Our comprehensive review of Moderate fund regular savings returns as at December 31, 2015, identifying who has the best long-term returns

The December quarter was a testing one for investors. Nerves were frayed and investors left questioning the value of their long term strategy.

There were some bright spots among all the doom and gloom, however.

Domestic assets again proved to be some of the best performers across global developed markets. Even with falls in global equity markets and heightened levels of volatility not one fund within the Moderate KiwiSaver category recorded a negative return for the year on a before-tax-and-after-all-fees basis.

Moderate KiwiSaver funds have approximately one third of their capital invested into growth assets (e.g shares) with the remaining two thirds in assets such as bonds and cash. The larger exposure to bonds and cash has offset the loses made on the growth assets.

The long run returns are holding at similar levels to the last review to the end of September. Given all the chaos in markets over the past six month, kudos has to be given to the various scheme providers for the way they have weathered the storm.

Over the full term of our regular savings analysis, the top 5 Moderate funds compared to the 5 Default funds which have been going since April 2008, Moderate funds have delivered an extra $2,200 worth of returns on average after-tax-and-all-fees.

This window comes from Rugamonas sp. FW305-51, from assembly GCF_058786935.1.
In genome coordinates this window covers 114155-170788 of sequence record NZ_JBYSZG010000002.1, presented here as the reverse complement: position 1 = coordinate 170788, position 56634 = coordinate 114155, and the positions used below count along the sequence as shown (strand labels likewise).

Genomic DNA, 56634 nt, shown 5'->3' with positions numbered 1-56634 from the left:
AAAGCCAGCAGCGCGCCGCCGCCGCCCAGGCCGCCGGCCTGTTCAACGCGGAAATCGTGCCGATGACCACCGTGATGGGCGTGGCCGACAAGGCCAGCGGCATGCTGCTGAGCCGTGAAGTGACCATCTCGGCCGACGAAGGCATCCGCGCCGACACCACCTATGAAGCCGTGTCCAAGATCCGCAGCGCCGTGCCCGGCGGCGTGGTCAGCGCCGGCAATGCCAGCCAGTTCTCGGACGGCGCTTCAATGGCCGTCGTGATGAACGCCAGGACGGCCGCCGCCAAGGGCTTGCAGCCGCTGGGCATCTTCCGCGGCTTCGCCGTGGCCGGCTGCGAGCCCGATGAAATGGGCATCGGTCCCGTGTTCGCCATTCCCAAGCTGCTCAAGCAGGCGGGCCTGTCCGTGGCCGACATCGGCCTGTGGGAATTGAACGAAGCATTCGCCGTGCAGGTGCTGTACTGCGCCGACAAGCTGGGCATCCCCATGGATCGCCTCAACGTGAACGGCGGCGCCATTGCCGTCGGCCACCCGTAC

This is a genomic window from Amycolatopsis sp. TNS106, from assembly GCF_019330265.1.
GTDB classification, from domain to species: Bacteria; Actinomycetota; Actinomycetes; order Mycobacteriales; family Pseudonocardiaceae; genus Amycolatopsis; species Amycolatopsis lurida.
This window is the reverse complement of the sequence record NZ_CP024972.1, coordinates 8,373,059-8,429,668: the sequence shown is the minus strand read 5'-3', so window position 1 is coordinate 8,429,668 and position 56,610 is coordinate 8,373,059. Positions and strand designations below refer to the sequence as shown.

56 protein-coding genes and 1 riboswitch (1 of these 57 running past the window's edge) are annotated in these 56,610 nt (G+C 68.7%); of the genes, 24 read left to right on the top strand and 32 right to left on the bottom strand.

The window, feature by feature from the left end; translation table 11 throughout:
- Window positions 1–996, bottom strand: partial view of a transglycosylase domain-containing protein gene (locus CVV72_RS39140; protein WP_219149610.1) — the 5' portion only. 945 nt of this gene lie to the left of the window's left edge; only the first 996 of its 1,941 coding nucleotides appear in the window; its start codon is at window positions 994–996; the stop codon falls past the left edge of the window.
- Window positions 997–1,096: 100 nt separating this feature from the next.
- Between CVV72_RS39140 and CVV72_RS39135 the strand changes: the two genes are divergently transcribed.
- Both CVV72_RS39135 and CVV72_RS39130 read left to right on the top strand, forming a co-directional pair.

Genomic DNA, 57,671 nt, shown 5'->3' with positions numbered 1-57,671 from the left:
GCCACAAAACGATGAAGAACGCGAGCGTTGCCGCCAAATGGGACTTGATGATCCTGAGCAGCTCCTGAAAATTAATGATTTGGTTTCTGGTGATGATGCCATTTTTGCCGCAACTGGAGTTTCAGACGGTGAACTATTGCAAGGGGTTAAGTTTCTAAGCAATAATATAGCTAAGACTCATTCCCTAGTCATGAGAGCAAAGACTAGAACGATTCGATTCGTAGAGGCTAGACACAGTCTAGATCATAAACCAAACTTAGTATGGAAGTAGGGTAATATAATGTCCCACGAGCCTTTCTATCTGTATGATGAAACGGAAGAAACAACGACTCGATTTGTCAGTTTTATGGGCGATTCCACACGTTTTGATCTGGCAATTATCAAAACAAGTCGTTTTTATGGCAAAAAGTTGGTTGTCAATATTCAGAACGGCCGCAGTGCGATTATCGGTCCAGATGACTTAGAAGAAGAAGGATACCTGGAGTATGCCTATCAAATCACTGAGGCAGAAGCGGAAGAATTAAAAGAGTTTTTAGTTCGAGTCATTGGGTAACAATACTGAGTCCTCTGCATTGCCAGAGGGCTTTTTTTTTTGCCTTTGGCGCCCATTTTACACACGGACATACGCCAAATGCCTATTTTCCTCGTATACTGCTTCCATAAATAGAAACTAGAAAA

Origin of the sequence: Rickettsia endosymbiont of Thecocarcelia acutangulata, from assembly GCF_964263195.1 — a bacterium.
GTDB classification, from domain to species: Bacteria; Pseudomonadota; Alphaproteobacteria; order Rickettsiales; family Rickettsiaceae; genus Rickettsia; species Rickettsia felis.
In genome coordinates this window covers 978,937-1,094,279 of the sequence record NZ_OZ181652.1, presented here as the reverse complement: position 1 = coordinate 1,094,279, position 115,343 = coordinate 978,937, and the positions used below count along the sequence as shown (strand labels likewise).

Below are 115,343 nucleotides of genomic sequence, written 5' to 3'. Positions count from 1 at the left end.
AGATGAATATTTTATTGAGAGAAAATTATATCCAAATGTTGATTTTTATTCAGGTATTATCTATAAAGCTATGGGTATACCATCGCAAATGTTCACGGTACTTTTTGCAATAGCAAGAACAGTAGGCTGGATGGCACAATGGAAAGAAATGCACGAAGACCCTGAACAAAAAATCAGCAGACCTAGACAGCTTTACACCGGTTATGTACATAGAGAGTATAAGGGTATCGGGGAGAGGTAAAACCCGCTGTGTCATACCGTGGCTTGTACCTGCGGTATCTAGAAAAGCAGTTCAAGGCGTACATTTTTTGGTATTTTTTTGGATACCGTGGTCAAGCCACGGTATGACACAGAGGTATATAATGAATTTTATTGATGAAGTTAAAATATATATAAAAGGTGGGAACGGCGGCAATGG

For our best in class award a fund would normally have to be ranked number 1 in the long term category and also have a three year return which was above the long term average. In this review we have awarded the best in class title to two funds, Aon Russell LifePoints 2015 and ANZ OneAnswer Conservative Balanced Fund. We have done this on the basis that the Aon fund is the top performer in the sector and is deserving of the award, however the ANZ OneAnswer fund is clearly better on a three year basis based on our calculations and methodology. The actual difference between the number 1 & 2 funds in this category is so small we would call them identical. We therefore feel ANZ OneAnswer are also worthy of the best in class title for this particular review period and hence our decision to award both funds the honour of best in class.

Here is the comparison to December 2015 for Moderate Funds:

Moderate Funds      
Cumulative
contributions
(EE, ER, Govt)
+ Cum net gains
after all tax, fees
Effective
cum return
= Ending value
in your account
Effective
last 3 yr
return % p.a.
since April 2008 X Y Z
to September 2015      
$
% p.a.
$
                 
 Aon Russell LifePoints 2015 M C M
25,648
10,850 7.4% 36,499 6.3%
  ANZ OneAnswer Cons. Balanced M B M
25,648
10,642 7.3% 36,290 6.9%
ANZ Conservative Balanced M B M
25,648
10,590 7.3% 36,239 7.0%
Aon Russell LifePoints Conserv M C C 25,648 10,549 7.3% 36,197 5.9%
ANZ Default Conserv. Balanced M B M
25,648
10,241 7.1% 35,890 6.9%
Fisher Funds TWO Conserv M C M 25,648 8,718 6.1% 34,366 5.4%
ANZ OneAnswer Conservative M C C 25,648 8,696 6.1% 34,345 5.5%
ANZ Conservative M C C 25,648 8,648 6.0% 34,297 5.5%
Westpac Conservative M C M
25,648
8,460 5.9% 34,109 5.3%
AMP Moderate M B M 25,648 8,305 5.8% 33,954 4.9%
AMP Conservative M C M 25,648 7,791 5.4% 33,440 4.3%
Craigs Conservative M C   25,648 7,746 5.4% 33,395 5.0%
Grosvenor Conservative M C M 25,648 7,700 5.4% 33,348 4.4%